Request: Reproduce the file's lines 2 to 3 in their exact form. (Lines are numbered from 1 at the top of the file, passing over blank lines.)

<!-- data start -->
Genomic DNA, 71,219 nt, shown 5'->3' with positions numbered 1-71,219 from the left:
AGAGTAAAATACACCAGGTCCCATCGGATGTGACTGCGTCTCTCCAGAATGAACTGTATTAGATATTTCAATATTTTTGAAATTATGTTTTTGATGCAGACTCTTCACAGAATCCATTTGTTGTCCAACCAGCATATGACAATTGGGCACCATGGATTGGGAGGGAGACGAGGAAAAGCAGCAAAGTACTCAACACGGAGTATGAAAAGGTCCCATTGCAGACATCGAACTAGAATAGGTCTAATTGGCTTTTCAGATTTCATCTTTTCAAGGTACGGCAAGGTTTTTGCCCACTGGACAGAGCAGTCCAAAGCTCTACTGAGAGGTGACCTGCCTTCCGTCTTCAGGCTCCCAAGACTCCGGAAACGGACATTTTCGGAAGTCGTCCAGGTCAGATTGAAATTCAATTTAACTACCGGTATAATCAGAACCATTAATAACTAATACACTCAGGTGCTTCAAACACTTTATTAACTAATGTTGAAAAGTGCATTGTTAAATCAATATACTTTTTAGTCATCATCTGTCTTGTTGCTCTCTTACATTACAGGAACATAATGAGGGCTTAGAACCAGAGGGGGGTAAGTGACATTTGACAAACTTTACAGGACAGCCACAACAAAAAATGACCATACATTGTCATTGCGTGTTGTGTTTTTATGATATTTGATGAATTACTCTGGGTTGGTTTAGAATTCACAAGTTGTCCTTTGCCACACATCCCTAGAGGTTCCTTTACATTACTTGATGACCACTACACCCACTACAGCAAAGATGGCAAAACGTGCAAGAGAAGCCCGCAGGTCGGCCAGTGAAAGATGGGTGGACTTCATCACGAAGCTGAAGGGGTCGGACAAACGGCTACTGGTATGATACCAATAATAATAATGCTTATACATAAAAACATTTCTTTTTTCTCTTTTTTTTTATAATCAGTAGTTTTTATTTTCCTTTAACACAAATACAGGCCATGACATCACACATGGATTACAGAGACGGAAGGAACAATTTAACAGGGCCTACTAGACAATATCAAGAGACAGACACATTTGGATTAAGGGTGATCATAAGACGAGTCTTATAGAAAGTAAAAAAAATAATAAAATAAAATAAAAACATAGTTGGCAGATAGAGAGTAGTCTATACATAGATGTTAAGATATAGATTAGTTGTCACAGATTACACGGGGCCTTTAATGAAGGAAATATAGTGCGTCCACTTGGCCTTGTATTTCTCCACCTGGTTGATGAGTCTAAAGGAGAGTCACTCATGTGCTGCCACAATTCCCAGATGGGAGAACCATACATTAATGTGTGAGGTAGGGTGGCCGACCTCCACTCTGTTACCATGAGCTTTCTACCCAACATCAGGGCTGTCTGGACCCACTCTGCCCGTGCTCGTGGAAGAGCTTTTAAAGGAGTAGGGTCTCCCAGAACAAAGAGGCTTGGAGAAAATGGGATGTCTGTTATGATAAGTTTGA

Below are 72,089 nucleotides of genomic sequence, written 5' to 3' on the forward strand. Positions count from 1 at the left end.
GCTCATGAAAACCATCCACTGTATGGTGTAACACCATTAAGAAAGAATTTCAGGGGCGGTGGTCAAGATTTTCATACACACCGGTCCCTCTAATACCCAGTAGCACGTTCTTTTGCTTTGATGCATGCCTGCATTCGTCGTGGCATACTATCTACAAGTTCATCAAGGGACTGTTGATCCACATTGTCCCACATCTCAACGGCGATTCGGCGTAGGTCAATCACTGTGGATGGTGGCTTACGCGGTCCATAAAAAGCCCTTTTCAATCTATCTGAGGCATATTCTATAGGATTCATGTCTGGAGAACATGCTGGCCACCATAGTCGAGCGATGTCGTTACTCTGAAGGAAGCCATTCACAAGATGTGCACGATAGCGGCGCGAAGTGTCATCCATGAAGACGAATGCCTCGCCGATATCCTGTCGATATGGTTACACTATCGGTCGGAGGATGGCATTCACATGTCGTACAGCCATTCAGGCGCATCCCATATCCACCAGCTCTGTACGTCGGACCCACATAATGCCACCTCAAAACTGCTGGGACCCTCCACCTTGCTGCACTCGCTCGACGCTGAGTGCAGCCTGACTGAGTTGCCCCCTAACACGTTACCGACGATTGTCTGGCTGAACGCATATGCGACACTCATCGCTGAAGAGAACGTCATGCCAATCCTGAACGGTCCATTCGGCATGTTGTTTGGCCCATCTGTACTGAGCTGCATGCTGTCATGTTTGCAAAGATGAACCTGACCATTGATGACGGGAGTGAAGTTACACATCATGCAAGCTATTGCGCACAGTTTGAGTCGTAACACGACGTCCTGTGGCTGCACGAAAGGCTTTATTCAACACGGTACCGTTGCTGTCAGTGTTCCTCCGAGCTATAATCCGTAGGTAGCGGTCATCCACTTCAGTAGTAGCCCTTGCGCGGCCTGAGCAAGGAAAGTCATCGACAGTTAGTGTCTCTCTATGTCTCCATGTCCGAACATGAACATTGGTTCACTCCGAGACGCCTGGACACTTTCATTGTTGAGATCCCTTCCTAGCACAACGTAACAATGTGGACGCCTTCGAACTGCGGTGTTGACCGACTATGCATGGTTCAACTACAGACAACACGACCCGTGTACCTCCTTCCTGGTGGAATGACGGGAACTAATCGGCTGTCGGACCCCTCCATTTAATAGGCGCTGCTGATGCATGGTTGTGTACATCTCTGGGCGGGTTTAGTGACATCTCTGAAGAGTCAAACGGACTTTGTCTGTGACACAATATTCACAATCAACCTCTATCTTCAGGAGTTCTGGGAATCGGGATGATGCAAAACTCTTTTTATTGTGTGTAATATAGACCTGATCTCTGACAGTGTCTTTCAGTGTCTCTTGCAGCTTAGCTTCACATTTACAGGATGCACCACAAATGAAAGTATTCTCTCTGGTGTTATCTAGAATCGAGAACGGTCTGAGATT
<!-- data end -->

AGAGTAAAATACACCAGGTCCCATCGGATGTGACTGCGTCTCTCCAGAATGAACTGTATTAGATATTTCAATATTTTTGAAATTATGTTTTTGATGCAGACTCTTCACAGAATCCATTTGTTGTCCAACCAGCATATGACAATTGGGCACCATGGATTGGGAGGGAGACGAGGAAAAGCAGCAAAGTACTCAACACGGAGTATGAAAAGGTCCCATTGCAGACATCGAACTAGAATAGGTCTAATTGGCTTTTCAGATTTCATCTTTTCAAGGTACGGCAAGGTTTTTGCCCACTGGACAGAGCAGTCCAAAGCTCTACTGAGAGGTGACCTGCCTTCCGTCTTCAGGCTCCCAAGACTCCGGAAACGGACATTTTCGGAAGTCGTCCAGGTCAGATTGAAATTCAATTTAACTACCGGTATAATCAGAACCATTAATAACTAATACACTCAGGTGCTTCAAACACTTTATTAACTAATGTTGAAAAGTGCATTGTTAAATCAATATACTTTTTAGTCATCATCTGTCTTGTTGCTCTCTTACATTACAGGAACATAATGAGGGCTTAGAACCAGAGGGGGGTAAGTGACATTTGACAAACTTTACAGGACAGCCACAACAAAAAATGACCATACATTGTCATTGCGTGTTGTGTTTTTATGATATTTGATGAATTACTCTGGGTTGGTTTAGAATTCACAAGTTGTCCTTTGCCACACATCCCTAGAGGTTCCTTTACATTACTTGATGACCACTACACCCACTACAGCAAAGATGGCAAAACGTGCAAGAGAAGCCCGCAGGTCGGCCAGTGAAAGATGGGTGGACTTCATCACGAAGCTGAAGGGGTCGGACAAACGGCTACTGGTATGATACCAATAATAATAATGCTTATACATAAAAACATTTCTTTTTTCTCTTTTTTTTTATAATCAGTAGTTTTTATTTTCCTTTAACACAAATACAGGCCATGACATCACACATGGATTACAGAGACGGAAGGAACAATTTAACAGGGCCTACTAGACAATATCAAGAGACAGACACATTTGGATTAAGGGTGATCATAAGACGAGTCTTATAGAAAGTAAAAAAAATAATAAAATAAAATAAAAACATAGTTGGCAGATAGAGAGTAGTCTATACATAGATGTTAAGATATAGATTAGTTGTCACAGATTACACGGGGCCTTTAATGAAGGAAATATAGTGCGTCCACTTGGCCTTGTATTTCTCCACCTGGTTGATGAGTCTAAAGGAGAGTCACTCATGTGCTGCCACAATTCCCAGATGGGAGAACCATACATTAATGTGTGAGGTAGGGTGGCCGACCTCCACTCTGTTACCATGAGCTTTCTACCCAACATCAGGGCTGTCTGGACCCACTCTGCCCGTGCTCGTGGAAGAGCTTTTAAAGGAGTAGGGTCTCCCAGAACAAAGAGGCTTGGAGAAAATGGGATGTCTGTTATGATAAGTTTGA

Below are 72,089 nucleotides of genomic sequence, written 5' to 3' on the forward strand. Positions count from 1 at the left end.